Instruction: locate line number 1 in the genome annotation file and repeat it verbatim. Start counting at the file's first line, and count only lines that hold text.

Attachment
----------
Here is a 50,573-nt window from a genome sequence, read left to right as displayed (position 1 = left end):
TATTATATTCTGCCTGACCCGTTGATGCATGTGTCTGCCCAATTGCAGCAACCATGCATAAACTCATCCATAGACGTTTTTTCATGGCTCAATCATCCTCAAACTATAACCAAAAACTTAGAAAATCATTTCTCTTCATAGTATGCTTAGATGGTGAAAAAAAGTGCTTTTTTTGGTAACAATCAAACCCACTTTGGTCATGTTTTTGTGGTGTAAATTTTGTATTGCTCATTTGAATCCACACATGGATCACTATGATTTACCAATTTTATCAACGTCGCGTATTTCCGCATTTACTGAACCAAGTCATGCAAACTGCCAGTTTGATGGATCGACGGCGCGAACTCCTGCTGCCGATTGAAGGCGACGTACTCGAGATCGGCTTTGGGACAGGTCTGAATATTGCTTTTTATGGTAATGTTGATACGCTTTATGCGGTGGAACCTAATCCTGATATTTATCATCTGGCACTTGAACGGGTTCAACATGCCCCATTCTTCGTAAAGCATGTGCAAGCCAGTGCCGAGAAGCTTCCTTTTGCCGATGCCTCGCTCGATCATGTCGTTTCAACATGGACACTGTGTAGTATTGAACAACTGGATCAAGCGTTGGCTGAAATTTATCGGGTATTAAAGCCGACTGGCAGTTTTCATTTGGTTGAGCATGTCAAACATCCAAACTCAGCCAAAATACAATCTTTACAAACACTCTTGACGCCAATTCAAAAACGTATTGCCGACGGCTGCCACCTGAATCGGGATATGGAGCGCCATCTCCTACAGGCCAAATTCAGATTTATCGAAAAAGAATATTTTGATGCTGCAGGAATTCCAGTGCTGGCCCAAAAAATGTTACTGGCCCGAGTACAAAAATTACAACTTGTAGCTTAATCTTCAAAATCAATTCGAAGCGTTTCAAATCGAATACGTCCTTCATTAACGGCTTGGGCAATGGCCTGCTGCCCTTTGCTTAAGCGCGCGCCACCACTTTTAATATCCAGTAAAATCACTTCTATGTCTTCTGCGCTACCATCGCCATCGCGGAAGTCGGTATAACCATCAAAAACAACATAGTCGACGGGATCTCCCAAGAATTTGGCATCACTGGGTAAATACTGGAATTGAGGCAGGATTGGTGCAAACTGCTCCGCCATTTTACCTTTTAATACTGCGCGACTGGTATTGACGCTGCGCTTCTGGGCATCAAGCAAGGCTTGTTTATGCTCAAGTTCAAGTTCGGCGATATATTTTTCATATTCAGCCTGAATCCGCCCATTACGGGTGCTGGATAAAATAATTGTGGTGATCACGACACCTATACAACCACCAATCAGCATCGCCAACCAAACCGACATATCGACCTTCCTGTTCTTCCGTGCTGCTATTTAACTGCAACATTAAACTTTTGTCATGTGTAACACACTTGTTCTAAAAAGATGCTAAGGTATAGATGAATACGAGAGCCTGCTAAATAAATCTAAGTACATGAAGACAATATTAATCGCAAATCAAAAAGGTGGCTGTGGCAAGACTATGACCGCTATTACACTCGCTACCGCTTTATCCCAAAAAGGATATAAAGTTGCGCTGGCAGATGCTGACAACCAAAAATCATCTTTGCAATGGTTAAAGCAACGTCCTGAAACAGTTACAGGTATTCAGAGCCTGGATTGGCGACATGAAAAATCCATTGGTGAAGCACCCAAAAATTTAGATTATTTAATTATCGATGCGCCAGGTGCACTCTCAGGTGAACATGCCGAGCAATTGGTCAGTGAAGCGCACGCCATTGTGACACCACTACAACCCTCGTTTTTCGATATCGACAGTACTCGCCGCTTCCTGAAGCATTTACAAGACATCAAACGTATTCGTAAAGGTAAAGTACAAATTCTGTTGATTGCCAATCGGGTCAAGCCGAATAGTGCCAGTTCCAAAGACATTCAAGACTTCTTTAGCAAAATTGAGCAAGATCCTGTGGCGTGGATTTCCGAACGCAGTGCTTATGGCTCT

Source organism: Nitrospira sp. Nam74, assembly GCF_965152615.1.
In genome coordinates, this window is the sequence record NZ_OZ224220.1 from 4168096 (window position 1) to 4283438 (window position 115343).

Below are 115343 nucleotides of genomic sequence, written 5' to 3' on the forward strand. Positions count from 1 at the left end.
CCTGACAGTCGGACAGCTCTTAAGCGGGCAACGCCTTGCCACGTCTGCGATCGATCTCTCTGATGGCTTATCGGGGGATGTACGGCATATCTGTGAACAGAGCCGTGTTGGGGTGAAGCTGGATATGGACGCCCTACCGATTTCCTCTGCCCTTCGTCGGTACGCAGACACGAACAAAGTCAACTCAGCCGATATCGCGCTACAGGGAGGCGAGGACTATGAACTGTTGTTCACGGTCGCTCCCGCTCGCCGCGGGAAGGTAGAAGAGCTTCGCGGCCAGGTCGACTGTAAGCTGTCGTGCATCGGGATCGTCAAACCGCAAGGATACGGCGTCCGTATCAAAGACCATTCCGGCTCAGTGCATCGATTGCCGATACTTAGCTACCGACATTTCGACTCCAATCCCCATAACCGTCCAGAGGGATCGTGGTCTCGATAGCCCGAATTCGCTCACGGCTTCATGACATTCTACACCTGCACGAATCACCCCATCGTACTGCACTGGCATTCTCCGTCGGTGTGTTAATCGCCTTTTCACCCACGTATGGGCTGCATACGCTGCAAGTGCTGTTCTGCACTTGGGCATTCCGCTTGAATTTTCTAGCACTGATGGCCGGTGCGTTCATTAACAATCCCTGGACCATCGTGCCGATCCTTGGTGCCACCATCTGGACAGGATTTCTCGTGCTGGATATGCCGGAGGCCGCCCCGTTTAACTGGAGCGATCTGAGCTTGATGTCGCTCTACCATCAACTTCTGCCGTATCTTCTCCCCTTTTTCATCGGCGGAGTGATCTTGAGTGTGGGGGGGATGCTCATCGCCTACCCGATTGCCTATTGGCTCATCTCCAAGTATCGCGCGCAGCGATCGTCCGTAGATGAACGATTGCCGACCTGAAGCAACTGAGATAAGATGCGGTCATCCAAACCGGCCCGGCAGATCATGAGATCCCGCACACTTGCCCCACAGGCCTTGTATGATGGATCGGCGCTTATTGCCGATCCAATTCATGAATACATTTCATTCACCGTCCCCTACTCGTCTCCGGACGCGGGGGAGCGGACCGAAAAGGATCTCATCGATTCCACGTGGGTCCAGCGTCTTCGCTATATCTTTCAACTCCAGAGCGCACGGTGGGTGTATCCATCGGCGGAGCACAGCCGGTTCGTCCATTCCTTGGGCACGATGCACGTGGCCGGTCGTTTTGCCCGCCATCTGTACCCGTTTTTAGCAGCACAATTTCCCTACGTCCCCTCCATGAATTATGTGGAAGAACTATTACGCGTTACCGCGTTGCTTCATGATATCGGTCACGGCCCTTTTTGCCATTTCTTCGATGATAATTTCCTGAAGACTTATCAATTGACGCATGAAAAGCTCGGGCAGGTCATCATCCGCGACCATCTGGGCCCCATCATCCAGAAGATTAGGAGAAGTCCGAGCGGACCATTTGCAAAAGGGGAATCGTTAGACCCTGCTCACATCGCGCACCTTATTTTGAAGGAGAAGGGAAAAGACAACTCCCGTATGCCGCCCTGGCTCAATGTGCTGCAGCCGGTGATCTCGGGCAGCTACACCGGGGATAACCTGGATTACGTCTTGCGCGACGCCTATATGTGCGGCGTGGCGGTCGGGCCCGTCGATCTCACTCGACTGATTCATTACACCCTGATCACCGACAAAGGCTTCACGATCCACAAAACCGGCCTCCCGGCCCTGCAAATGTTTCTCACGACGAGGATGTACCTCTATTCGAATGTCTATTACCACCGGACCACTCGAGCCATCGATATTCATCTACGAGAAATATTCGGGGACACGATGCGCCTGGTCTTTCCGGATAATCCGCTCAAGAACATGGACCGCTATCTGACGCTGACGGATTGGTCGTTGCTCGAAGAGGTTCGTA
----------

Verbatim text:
Here is a 50,573-nt window from a genome sequence, read left to right as displayed (position 1 = left end):